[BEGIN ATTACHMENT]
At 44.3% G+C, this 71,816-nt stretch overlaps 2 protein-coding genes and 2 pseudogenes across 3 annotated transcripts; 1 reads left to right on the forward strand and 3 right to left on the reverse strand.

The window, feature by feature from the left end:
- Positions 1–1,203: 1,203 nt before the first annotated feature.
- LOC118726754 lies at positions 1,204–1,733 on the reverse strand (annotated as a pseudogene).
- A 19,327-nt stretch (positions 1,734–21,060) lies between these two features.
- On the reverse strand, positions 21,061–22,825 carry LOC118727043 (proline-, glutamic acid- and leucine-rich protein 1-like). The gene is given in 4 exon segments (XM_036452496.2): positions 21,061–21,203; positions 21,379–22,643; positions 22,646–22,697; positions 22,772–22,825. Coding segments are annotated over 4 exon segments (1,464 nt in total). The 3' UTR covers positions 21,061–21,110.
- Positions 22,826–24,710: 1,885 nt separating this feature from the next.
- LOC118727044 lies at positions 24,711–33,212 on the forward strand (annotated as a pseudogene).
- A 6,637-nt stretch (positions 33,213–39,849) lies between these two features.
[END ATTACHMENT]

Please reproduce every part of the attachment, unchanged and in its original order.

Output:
At 44.3% G+C, this 71,816-nt stretch overlaps 2 protein-coding genes and 2 pseudogenes across 3 annotated transcripts; 1 reads left to right on the forward strand and 3 right to left on the reverse strand.

The window, feature by feature from the left end:
- Positions 1–1,203: 1,203 nt before the first annotated feature.
- LOC118726754 lies at positions 1,204–1,733 on the reverse strand (annotated as a pseudogene).
- A 19,327-nt stretch (positions 1,734–21,060) lies between these two features.
- On the reverse strand, positions 21,061–22,825 carry LOC118727043 (proline-, glutamic acid- and leucine-rich protein 1-like). The gene is given in 4 exon segments (XM_036452496.2): positions 21,061–21,203; positions 21,379–22,643; positions 22,646–22,697; positions 22,772–22,825. Coding segments are annotated over 4 exon segments (1,464 nt in total). The 3' UTR covers positions 21,061–21,110.
- Positions 22,826–24,710: 1,885 nt separating this feature from the next.
- LOC118727044 lies at positions 24,711–33,212 on the forward strand (annotated as a pseudogene).
- A 6,637-nt stretch (positions 33,213–39,849) lies between these two features.